WWIIReenacting.co.uk Forums

Uniting UK Re-enactors since 2003
 

It is currently Fri Jan 24, 2020 0:19 am

Support the Forum
END OF YEAR OFFER - HALF PRICE SUPPORTER MEMBERSHIPS - CLICK THE BANNER TO READ MORE AND SUPPORT THE FORUM

Username



Post new topic Reply to topic  [ 2 posts ] 
Author Message
Offline
PostPosted: Fri Apr 08, 2005 22:26 pm 
 WWW  Profile

Joined: Thu Mar 03, 2005 20:59 pm
Posts: 22
Location: UK/USA
Introduction to Markings on a World War I Vickers MG

Old guns have many markings on them from their service days and by studying them, it is possible to assess some detail of repairs and other events in their existence.

Example: Vickers .303 MG No.C 7299.

This gun was assembled at Vickers Crayford plant during October 1917. It has lightened side plates to the receiver which is uncommon for a gun during this period of World War I.

Next to the serial number are the initials V.S.M. which stands for Vickers Sons & Maxim: the gun’s manufacturers. Next to this is a ‘G.R.’ proof mark which shows Army acceptance/inspection of the gun.

To the left of this are four separate date stamps denoting repair or inspection and are as follows: '29, '37, '39 and '43. The gun is also marked D.P. for drill purpose but these marks have been lined out, meaning that the gun has been put back into service. The '43 stamp shows when this gun was refurbished and was probably for Home Guard use, as a second line weapon. It has had the mounting pin holes bored out and relined to make an accurate fit when set up.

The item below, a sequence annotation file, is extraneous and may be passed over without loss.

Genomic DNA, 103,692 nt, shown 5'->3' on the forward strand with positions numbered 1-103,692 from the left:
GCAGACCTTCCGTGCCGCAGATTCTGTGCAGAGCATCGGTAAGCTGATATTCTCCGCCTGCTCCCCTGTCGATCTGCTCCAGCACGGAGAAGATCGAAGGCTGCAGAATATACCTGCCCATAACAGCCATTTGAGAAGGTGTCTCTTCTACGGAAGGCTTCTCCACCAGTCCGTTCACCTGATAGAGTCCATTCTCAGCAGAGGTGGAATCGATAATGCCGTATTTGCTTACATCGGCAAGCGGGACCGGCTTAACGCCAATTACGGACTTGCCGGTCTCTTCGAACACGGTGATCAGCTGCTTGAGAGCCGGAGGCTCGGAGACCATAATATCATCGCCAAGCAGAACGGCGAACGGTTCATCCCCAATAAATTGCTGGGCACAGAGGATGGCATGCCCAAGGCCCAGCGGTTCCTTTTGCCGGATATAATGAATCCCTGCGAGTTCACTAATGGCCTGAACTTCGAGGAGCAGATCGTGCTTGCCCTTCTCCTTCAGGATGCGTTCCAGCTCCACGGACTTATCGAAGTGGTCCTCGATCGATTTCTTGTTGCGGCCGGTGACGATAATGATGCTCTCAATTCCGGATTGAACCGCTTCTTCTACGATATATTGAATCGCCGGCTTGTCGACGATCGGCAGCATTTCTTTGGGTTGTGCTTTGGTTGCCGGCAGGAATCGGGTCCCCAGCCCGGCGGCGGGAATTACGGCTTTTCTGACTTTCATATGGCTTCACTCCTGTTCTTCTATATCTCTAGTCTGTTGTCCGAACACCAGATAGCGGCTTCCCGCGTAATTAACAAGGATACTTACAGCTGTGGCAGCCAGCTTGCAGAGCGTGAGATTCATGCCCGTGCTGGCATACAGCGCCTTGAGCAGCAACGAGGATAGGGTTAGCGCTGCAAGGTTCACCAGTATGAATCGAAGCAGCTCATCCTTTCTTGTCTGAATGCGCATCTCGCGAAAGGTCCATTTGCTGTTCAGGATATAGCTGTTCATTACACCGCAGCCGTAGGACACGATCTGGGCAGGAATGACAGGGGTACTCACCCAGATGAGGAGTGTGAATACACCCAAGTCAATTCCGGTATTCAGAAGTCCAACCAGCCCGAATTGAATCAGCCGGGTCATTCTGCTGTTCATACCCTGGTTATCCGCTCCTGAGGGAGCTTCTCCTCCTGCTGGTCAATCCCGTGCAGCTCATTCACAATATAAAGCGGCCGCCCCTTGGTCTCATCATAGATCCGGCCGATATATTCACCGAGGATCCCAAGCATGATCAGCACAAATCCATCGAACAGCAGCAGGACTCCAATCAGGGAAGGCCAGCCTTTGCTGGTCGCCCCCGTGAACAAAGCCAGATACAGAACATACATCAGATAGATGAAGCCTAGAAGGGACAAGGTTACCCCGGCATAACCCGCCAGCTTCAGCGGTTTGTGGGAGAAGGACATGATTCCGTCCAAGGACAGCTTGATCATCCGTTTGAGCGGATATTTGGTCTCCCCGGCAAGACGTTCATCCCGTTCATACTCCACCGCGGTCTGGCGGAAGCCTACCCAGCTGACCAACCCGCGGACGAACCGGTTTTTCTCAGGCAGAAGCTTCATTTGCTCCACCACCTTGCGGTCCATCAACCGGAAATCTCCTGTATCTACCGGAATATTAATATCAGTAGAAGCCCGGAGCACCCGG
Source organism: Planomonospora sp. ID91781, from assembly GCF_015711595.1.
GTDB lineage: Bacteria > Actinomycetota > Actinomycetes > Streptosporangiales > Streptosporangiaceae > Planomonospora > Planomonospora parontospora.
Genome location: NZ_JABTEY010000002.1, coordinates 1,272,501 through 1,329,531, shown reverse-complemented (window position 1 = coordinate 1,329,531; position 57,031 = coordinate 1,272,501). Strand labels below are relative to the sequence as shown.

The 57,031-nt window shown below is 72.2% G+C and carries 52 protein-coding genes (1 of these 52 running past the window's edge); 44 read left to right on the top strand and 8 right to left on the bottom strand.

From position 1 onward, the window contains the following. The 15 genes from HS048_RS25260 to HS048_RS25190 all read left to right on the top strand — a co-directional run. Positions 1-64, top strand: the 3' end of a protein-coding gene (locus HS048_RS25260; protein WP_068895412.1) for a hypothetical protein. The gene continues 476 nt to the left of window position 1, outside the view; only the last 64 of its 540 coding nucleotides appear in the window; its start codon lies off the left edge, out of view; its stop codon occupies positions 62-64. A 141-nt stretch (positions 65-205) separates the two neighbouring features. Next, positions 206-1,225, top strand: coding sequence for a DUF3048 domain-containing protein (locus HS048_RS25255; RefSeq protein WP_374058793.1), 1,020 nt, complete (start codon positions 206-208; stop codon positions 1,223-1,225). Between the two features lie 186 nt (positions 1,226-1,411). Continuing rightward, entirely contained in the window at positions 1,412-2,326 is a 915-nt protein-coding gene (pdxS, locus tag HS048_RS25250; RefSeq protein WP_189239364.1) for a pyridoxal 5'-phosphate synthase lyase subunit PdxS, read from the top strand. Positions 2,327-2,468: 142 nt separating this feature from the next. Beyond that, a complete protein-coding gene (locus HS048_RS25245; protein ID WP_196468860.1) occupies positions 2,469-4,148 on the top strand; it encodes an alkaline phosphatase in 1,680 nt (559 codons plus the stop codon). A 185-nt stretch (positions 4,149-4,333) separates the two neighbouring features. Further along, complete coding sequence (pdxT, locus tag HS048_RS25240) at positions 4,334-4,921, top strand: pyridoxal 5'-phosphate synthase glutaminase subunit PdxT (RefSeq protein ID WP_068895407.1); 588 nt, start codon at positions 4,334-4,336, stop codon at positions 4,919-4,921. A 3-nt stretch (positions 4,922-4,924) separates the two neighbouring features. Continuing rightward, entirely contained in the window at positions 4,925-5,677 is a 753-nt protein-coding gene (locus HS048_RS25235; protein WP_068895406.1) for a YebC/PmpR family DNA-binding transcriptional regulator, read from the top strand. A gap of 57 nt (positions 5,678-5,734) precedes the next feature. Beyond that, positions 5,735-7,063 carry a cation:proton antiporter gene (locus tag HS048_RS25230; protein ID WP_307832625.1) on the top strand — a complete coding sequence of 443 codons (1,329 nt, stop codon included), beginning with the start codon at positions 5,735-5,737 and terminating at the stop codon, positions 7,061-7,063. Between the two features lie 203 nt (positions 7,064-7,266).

Near the '43 stamp is an Enfield proof mark and this is repeated on the major components of the gun, so it is possible that the work was done at Enfield. The rear receiver and top covers are painted black over the bluing and this would be from the refurbishment. This gun has no Australian service marks so it probably never left British use during its active life.

From a study of markings and some research, it is possible with deduction to attempt to ascertain some historical background on the past life of a gun. Sometimes weapons will have a unit mark, denoting which regiment or unit had the gun and an even greater sense of history can be obtained from these markings.

For a full explanation of markings there are many good textbooks on the subject.

Why not try researching your guns?

_________________
Image
http://www.machinegunnest.co.uk
http://www.machinegunnest.com


Top
 

Support the Forum
END OF YEAR OFFER - HALF PRICE SUPPORTER MEMBERSHIPS - CLICK THE BANNER TO READ MORE AND SUPPORT THE FORUM

Username
Offline
 Post subject:
PostPosted: Mon Apr 11, 2005 21:01 pm 
 Profile

Joined: Fri Dec 03, 2004 21:39 pm
Posts: 720
Location: LINCOLNSHIRE
I'VE GOT AN AUSSIE VICKERS AND I THINK IT WANTS TO GO HOME, BITS KEEP FALLING OFF AND THE QUICKEST WAY TO AUS IS DOWN!!


Top
 

Display posts from previous:  Sort by  
Post new topic Reply to topic  [ 2 posts ] 


Who is online

Users browsing this forum: No registered users and 1 guest


You cannot post new topics in this forum
You cannot reply to topics in this forum
You cannot edit your posts in this forum
You cannot delete your posts in this forum
You cannot post attachments in this forum

Jump to: